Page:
Ron’s Gone Wrong starts out with a lot of promise. Imagine a future world where all children had their own B-bots, these little egg-shaped robots with a built in algorithm that could know everything about us just by one simple touch. Their design according to designer Marc Weidell is to help people make friends.
Of course, everything with good intentions always goes wrong. In the fictional California town of Nonsuch, Barney Pudowski, (voiced by Jack Dylan Grazer) 12, is the only kid at his middle school who doesn’t have one. Mainly because his father, Graham (voiced by Ed Helms) and grandmother, Donka (voiced by Olivia Colman) lived in their own eccentric Polish bubble. (Bubble is also the same name as the company who makes B-bots.) They don’t realize that Barney no longer is interested in rocks and not having a B-bot has made him the subject of ridicule and bullying at school, which Graham witnesses.
So, they go to the nearest store to buy Barney a B-bot only to realize that not only is the store closed but they must pre-ordered about three months in advance. Enter a delivery driver who has a damaged B-bot for sale. It does sound a lot of like a Disney-fied version of Child’s Play. Released by 20th Century Studios, which is now owned by the Walt Disney Company, this movie takes a lighter tone on the horror classic in which the doll gets into pranks instead of killing people.
Nicknamed “Ron” because of his serial number, at first, Barney and Ron (voiced by Zack Galifanakis) seem chummy despite Barney noticing a glitch. At school, Ron seems to help Barney out by humiliating his bullies and causing all other B-bots to go haywire. But since we’re all in a social media world, Ron’s exploits begin to spread, causing Andrew Morris, (voiced by Rob Delany), the COO of the Bubble Company, who manufactures B-bots to resort to damage control.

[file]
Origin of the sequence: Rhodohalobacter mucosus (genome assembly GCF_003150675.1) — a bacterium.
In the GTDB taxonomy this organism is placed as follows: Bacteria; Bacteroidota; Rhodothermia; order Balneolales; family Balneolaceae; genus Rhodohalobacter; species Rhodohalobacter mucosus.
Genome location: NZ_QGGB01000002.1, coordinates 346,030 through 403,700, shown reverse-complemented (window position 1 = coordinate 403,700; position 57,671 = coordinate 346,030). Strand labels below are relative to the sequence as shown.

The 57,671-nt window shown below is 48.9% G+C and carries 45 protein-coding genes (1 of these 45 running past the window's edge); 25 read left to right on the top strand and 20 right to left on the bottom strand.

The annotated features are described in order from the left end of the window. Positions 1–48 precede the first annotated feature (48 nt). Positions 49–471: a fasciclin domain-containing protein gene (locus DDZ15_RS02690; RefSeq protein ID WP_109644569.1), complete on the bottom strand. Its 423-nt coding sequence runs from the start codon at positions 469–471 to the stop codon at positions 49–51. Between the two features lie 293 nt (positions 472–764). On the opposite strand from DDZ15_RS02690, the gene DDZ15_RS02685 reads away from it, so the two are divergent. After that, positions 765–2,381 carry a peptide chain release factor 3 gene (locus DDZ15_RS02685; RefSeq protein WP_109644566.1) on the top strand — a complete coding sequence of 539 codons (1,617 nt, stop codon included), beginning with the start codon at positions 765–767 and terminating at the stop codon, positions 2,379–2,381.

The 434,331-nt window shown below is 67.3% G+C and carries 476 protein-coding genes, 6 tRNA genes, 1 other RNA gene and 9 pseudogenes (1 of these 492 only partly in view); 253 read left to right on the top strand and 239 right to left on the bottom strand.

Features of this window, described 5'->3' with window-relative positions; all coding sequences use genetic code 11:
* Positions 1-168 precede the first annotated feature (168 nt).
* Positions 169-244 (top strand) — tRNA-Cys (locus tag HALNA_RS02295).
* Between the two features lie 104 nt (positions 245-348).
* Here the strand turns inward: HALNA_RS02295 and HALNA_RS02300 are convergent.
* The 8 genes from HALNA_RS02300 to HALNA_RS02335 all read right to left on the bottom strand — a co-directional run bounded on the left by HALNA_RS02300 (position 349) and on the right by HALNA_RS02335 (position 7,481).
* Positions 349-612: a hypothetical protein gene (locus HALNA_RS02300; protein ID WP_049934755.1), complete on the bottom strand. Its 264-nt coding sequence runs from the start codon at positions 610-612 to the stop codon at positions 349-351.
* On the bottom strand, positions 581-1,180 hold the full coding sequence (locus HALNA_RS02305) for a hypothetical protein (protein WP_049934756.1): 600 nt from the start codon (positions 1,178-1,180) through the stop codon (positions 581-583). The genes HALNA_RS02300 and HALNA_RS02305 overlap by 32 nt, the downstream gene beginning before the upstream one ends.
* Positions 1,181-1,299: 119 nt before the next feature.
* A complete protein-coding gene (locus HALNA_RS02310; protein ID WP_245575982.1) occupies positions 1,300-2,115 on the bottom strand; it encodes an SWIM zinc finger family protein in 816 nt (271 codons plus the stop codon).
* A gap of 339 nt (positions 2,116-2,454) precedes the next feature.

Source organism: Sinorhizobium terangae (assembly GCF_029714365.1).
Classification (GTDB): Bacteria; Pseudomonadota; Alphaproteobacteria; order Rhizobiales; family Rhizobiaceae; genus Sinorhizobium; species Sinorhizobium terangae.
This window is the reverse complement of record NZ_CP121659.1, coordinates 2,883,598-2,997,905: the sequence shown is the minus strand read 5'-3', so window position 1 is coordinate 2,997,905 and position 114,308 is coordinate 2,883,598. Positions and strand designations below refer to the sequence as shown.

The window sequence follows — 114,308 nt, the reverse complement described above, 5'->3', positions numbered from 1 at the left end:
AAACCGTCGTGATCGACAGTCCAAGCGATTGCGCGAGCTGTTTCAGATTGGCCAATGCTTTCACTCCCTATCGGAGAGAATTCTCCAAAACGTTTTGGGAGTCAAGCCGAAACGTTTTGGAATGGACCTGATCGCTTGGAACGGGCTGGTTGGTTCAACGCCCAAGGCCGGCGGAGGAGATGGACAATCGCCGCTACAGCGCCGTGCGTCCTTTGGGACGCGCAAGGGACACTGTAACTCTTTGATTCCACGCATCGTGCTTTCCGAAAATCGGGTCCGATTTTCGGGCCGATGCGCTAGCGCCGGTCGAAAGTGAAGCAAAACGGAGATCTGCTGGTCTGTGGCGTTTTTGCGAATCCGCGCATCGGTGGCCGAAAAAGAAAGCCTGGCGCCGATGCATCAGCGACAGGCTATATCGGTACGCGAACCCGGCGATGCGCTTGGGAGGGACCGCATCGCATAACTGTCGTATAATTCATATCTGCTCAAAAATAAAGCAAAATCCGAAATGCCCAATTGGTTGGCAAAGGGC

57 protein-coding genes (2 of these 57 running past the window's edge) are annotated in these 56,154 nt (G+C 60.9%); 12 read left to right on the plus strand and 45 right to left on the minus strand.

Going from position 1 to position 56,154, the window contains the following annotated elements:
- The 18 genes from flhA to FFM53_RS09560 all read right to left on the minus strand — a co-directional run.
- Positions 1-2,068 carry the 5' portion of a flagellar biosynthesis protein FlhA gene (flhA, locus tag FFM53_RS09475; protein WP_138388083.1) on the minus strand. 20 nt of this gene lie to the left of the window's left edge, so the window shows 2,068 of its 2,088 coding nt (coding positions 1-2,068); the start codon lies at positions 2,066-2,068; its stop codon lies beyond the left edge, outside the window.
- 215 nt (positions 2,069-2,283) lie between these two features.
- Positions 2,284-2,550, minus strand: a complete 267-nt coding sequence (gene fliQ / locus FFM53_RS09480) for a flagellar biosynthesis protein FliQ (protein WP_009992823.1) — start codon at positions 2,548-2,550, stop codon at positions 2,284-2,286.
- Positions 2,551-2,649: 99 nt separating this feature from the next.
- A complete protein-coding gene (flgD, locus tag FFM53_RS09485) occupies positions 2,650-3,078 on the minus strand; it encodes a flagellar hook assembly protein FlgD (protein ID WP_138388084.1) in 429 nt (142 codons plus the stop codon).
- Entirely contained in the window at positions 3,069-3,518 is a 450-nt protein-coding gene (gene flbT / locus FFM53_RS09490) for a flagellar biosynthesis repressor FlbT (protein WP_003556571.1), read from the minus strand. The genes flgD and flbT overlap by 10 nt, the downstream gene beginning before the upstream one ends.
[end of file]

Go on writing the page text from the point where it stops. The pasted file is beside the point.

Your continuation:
The movie seems to be a casserole mixture of Child’s Play, My Bodyguard and even E.T.: The Extra-Terrestrial. Unfortunately it lacks the charm of the latter one. And eventually this becomes a movie that goes heavily on an anti-technology rant. This seems to be a constant problem in movies the last 10-15 years where filmmakers want to wag their finger at young kids for relying too much on technology.
This is becoming almost an epidemic with some movies that I immediately lose interest. A lot of 12-year-olds like Barney and his classmates were born in a technology-advanced world, just like middle-schoolers today. When you’ve been raised in a world where pre-schoolers have their own cell phone numbers and accounts on streaming services. And teens are all over TikTok, don’t blame the messenger. Let’s not forget there once was a time in which a lot of parents didn’t care for the likes of Elvis Presley, Buddy Holly or Chuck Berry to name a few. Now, they’re considered legends of music from the same people who scoff at social media.
And as a former latchkey kid Gen Xer myself, I’m wondering where this magical world was where parents lets their kids wander all over creation. Most parents in the 1980s were working so it became imperative we stay either indoors after school or close to home. And some of us didn’t have the luxury of parks and playgrounds down the street. Many of us lived on streets with crotchety neighbors who make Clint Eastwood in Gran Torino look like Mister Rogers. You couldn’t even go pass their house on the sidewalk.
So, if you can stay at home inside, playing Atari, Nintendo and Sega while watching HBO and the Disney Channel (which became very popular in the 1980s) while your parents were at work, then so be it. This anti-technology/anti-social media rant that is becoming more evident in movies is the next “Participation Trophy” paradox. Just as Gen Xers and Millennials didn’t create participation trophies, Gen Zers didn’t create Apple Computers, Facebook or even TikTok. For God’s sake, many Gen Zers’ grandparents weren’t even dating when Apple was created.
The movie leaves the possibility of a sequel open. Considering it received good reviews and about $60 million at the box office, there’s always that possibility. But I would strongly advise the filmmakers to take a different route. Make it more Short Circuit 2. The characters have already been introduced. Give them something more to do.